Wednesday, March 5, 2008

Shingles is caused by the same virus as Chicken Pox.

Shingles is caused by the same virus as Chicken Pox (varicella-zoster virus). The virus may lie dormant in a nerve root in the spine for many years until reactivated by stress; when this happens, the virus multiplies and attacks the nerve, causing searing, knife-like pains along its course. A few days later the skin above the nerve erupts in itchy blisters; these generally heal within one week, but the nerve pains can last for many weeks.

The same virus that causes chicken pox—the varicella-zoster virus—can continue to live an undercover existence in your nerve cells, and it may emerge later. The second time around you don’t get the childhood version of itchy, blotchy chicken pox. Instead, you get the adult version, shingles, which is characterized by searing pain and lesions that can leave a good-size scar.

Certainly, elderly people get it more often than young people, and some individuals are more likely to develop shingles when they’re under severe stress or when their immune systems have been weakened. Adults may get shingles after an illness. For cancer patients who are undergoing chemotherapy, compromised immune systems may be a factor in bringing on shingles.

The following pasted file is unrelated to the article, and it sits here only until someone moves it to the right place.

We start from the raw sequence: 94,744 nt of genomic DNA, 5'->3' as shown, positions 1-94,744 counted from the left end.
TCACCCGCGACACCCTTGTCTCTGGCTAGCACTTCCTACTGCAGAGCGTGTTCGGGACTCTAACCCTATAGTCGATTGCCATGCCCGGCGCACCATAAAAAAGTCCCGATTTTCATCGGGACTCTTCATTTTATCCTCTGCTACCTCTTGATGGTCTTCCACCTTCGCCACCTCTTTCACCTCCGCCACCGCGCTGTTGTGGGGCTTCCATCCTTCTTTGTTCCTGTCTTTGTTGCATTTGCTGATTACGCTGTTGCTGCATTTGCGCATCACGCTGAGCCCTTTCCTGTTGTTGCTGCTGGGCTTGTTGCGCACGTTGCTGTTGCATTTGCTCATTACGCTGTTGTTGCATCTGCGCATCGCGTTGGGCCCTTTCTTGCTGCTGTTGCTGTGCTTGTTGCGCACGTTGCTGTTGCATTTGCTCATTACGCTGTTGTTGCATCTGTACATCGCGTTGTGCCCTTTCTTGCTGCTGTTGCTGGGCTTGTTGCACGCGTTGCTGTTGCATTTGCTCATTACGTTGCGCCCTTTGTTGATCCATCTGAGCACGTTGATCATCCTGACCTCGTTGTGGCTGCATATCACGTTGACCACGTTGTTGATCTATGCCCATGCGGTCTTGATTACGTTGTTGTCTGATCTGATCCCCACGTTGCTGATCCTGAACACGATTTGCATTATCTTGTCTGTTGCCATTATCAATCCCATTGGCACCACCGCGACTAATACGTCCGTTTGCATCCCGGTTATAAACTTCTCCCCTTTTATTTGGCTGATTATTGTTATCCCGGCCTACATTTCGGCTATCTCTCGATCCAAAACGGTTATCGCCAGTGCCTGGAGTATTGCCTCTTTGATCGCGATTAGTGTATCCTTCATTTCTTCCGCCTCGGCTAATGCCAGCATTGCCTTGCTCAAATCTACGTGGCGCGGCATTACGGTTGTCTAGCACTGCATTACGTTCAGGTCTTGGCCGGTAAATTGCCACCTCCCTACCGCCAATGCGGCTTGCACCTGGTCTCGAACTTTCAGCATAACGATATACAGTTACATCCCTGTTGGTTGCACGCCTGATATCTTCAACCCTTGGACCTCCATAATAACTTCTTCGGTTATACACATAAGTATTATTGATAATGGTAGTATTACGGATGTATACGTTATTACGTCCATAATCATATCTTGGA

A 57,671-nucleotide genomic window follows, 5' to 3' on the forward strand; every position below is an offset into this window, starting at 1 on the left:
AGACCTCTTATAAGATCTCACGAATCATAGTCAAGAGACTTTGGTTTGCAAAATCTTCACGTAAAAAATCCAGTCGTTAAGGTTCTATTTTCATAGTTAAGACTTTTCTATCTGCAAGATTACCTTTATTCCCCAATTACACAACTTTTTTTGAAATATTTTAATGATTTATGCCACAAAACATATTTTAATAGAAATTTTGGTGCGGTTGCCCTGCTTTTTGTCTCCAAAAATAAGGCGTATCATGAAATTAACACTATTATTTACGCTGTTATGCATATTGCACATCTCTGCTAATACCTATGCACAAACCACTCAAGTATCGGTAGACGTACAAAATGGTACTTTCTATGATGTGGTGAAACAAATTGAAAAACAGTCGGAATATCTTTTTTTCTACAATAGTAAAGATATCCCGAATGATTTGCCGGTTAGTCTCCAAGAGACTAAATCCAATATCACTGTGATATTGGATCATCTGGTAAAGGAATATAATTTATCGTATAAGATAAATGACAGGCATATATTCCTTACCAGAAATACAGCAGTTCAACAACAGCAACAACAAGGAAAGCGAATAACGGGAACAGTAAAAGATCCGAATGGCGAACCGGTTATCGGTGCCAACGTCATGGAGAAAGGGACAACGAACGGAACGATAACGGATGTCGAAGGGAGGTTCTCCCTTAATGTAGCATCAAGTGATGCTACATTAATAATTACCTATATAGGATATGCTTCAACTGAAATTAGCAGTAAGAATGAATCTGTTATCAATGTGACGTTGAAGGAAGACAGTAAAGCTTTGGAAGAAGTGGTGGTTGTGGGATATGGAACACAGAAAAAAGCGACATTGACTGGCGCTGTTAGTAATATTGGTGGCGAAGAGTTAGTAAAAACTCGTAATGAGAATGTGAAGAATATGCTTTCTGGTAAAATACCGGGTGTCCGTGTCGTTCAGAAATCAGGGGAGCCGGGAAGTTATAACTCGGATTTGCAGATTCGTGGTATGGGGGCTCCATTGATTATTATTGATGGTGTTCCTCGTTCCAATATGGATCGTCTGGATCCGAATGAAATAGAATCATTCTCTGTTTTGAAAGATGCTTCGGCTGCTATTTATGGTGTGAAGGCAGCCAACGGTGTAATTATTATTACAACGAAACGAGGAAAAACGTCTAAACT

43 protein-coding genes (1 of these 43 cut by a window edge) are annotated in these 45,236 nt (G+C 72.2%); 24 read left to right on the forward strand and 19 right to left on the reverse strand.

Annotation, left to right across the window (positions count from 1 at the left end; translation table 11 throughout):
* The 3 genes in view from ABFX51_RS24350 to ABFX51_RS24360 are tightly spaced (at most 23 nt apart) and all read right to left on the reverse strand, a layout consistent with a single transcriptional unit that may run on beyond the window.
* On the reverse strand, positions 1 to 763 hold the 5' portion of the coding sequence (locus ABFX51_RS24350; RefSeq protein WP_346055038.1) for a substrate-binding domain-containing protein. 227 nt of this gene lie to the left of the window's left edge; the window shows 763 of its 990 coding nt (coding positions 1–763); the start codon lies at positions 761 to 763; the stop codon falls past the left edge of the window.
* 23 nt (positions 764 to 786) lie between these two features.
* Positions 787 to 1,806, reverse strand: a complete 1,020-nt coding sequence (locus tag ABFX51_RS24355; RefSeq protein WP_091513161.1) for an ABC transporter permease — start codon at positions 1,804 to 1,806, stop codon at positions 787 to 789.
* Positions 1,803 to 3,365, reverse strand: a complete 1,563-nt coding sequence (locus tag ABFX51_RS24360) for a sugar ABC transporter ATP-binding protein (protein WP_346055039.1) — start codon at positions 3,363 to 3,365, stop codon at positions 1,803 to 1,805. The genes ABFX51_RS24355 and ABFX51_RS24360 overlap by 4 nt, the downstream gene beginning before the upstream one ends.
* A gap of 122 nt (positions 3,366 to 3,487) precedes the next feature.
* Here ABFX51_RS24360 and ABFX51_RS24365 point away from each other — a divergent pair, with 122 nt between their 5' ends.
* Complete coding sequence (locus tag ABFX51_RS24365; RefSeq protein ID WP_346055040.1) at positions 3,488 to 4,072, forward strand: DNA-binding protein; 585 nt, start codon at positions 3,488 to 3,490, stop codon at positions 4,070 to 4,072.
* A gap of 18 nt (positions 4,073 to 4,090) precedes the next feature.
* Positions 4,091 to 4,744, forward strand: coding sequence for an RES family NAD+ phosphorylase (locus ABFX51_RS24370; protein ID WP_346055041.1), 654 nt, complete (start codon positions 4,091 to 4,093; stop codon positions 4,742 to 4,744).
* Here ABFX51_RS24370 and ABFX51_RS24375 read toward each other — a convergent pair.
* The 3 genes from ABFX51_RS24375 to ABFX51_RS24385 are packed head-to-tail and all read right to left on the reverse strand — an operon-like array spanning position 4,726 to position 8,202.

What characterizes all of these situations is a weakened immune system in which your body’s disease-fighting soldiers, the antibodies, are in short supply.


The virus waits and attacks when your antibody production is down. Stress is one of the biggest causes of reduced antibody production. When people become stressed, they don’t eat right, they don’t sleep well, and their immune systems just don’t function as well."

Shingles has been successfully treated and managed.

Herbalists believe that astragalus and echinacea are most effective. They work best if you take them as soon as you know you have an outbreak of the virus. Although you can take an herbal tincture, taking one 300-milligram capsule of standardized extract three times a day.

If you use capsules of dried echinacea root, 2,000 milligrams three times a day. Since echinacea is also safe at higher doses, you can take even more than the specified dose if you find it effective. "I’d do a high dose for a short period—just a few days. That’s when it’s most effective," many say.

Support from Astragalus

While echinacea speeds white blood cells to the infection site, you can add astragalus to help with the healing process. This herb provides what is known as deep immune support, working within the bone marrow where immune cells are manufactured, says a naturopathic doctor in Massachusetts. You can take astragalus in capsule form, following the directions on the label.

"Astragalus provides immune support on a long-term basis. That’s important because people who get shingles may have a weakened immune system that needs to be built up again," they said. They recommend taking it for four to six months."